In March 2009, I was employed at the One&Only Cape Town as a wine waiter. This is when the world of wine really opened up for me. I was part of the wine team that comprised the head sommelier, sommeliers, wine butlers and wine waiters. A few years beforehand some Black sommeliers had started to emerge in South Africa. I remember reading about Luvo Ntezo, Thato Goimane, Micheal Gabagas, Eric Botha and Greg Mutambe. The script was almost the same in all cases: underprivileged young Blacks coming into a space predominantly occupied by white people. The more humbling your story was, the more you were praised and featured in the media. It was evident to me that everyone wanted to be the poster boy, and the ones with strong public relations stood out. The PR people were also clever and in control, in that they elevated some, rejected others, and changed horses to follow fashion.
As I was starting from the bottom, I was clear about my aspiration to be a head sommelier one day. So, curious to learn, I went under the tutelage of André Bekker and Eric Botha. As the years went by, the more I learnt about the wine industry, the more I started to feel uncomfortable. I would attend wine-tasting events and most of the time be the black sheep in the room. You don’t have to be told you are not welcome, you just feel it. You feel so intimidated that you would search around the room for your kind and if you couldn’t find any, it was best to befriend the waiting staff. Over the years I’ve come to realise that this must have been a culture shock both for me and for the white folk. We were coming into their space and probably they didn’t know how best to handle the situation, but I strongly feel they could have been more welcoming. With time I got used to attending such events but wherever I felt unwanted, I would gladly find an excuse to leave.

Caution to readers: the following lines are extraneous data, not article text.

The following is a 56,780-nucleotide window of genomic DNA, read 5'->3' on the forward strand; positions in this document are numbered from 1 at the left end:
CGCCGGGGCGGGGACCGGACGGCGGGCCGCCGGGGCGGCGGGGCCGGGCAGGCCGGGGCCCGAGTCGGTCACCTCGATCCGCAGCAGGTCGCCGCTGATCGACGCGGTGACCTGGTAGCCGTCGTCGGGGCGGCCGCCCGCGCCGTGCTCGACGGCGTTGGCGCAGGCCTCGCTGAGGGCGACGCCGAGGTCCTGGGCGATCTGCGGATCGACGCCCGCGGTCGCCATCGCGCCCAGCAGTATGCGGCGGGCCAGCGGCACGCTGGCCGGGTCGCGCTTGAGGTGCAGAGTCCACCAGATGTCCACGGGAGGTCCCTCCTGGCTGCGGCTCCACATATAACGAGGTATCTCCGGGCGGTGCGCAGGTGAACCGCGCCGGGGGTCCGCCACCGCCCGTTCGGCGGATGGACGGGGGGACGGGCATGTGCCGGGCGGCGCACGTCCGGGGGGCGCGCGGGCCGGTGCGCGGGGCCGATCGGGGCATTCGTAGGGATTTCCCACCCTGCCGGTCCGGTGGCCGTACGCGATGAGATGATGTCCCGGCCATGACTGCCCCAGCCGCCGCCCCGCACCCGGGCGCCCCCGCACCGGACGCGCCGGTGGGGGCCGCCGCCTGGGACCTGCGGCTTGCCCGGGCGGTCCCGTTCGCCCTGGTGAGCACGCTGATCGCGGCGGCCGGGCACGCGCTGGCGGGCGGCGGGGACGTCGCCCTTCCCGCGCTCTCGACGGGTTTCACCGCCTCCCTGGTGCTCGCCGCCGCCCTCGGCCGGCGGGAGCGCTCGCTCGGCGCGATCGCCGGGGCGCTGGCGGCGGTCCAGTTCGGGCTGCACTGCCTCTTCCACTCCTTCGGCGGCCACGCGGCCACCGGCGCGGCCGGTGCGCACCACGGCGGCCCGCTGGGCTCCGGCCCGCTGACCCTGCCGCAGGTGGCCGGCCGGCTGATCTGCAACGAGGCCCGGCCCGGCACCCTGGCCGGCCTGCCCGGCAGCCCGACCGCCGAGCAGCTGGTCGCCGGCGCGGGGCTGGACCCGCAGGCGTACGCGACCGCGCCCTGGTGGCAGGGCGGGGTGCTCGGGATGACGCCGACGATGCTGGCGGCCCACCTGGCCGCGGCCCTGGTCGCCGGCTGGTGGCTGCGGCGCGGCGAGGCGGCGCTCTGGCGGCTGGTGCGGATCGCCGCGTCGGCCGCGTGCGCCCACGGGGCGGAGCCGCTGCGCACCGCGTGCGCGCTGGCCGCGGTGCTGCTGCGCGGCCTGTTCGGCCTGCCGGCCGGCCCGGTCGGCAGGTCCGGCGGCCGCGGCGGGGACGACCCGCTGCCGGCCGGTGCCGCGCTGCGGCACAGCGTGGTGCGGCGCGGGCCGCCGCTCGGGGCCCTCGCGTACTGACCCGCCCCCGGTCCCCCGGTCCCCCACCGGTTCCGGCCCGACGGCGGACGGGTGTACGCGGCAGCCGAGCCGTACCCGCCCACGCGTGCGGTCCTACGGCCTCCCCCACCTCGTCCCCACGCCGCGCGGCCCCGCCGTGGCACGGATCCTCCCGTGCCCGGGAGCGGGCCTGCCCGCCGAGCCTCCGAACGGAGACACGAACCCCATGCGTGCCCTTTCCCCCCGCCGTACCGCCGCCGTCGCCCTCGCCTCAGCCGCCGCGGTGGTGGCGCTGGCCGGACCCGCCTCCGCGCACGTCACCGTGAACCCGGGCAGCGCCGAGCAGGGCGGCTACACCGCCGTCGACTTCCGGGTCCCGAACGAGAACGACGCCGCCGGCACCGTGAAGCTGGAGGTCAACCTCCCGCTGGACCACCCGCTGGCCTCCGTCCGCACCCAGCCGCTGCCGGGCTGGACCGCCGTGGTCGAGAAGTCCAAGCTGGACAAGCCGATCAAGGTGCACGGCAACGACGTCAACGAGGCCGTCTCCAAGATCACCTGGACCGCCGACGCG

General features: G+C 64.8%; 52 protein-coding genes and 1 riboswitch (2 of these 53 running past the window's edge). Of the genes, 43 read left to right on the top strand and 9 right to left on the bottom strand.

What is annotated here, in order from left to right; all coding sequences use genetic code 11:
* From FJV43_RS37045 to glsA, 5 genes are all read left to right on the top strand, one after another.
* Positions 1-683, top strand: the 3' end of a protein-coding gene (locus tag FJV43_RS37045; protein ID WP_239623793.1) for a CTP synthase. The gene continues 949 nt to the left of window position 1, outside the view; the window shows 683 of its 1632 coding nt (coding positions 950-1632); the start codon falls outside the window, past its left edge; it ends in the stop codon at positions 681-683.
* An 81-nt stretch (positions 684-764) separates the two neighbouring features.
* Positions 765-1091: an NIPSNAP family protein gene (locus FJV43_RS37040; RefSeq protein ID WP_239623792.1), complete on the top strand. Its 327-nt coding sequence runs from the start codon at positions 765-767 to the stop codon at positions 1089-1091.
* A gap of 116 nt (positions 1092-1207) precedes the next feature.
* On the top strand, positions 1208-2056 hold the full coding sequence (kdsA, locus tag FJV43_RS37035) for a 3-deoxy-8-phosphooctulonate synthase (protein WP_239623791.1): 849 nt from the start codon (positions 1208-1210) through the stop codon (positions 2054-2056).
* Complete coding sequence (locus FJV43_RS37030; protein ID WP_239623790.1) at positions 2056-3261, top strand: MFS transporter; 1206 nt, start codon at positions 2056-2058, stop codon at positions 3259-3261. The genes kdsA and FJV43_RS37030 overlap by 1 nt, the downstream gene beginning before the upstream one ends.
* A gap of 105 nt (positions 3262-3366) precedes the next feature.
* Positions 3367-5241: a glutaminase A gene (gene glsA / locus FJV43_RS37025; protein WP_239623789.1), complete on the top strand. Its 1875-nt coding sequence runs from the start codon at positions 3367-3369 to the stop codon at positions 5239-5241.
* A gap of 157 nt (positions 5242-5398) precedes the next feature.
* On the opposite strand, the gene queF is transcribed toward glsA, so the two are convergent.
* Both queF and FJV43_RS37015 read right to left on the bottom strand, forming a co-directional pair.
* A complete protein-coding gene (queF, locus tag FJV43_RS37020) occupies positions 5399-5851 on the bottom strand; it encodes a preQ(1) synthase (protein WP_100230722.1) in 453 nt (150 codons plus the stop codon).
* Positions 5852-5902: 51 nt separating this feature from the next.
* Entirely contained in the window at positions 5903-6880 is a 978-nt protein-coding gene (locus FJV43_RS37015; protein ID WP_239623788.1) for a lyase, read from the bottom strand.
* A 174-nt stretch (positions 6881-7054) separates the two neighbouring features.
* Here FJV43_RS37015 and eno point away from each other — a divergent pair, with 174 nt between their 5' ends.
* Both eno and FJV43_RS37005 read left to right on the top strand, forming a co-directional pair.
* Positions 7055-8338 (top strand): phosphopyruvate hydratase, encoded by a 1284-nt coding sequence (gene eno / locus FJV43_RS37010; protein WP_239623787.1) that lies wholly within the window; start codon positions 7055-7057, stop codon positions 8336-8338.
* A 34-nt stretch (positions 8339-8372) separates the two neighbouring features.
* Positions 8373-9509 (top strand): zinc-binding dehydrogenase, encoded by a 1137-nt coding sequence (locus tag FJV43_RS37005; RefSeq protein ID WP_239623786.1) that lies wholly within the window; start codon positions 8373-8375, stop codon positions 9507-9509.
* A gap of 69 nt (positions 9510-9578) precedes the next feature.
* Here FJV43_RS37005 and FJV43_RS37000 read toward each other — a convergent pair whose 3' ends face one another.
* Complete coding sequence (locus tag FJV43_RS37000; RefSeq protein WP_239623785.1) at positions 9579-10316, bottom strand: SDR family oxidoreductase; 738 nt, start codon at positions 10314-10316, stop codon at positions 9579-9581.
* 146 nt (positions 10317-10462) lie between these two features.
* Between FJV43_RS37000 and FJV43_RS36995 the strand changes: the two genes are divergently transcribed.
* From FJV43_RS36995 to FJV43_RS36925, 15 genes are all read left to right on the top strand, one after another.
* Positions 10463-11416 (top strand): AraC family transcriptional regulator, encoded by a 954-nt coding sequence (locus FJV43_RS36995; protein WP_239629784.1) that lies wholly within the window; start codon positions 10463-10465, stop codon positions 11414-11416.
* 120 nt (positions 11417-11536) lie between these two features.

The wine fraud
The more I learnt about wine and the industry, the more I started noticing the ugly side: exclusion, segregation and exploitation. In 2013, I represented the One&Only in the Cape Legends Inter Hotel Challenge. The biggest prize for the winning wine steward was a three-month stint in Switzerland sponsored by The White Club run by René Dehn. I was the eventual inaugural winner and was told only later that the prize was a scam. Dehn was to be accused of wine fraud. [My encounters with Dehn are described here – JR.] After the competition I hosted him at Nobu restaurant for an event at which he opened the wine, or, shall I say, ‘brought some bottles opened already’. I’ve never felt so robbed of my dignity; you cannot remove the thought that you served and drank what was probably fake wine. Worse was to come in facing the humiliation of having told friends and family that I was going for an overseas trip that wasn’t to be. I felt so used.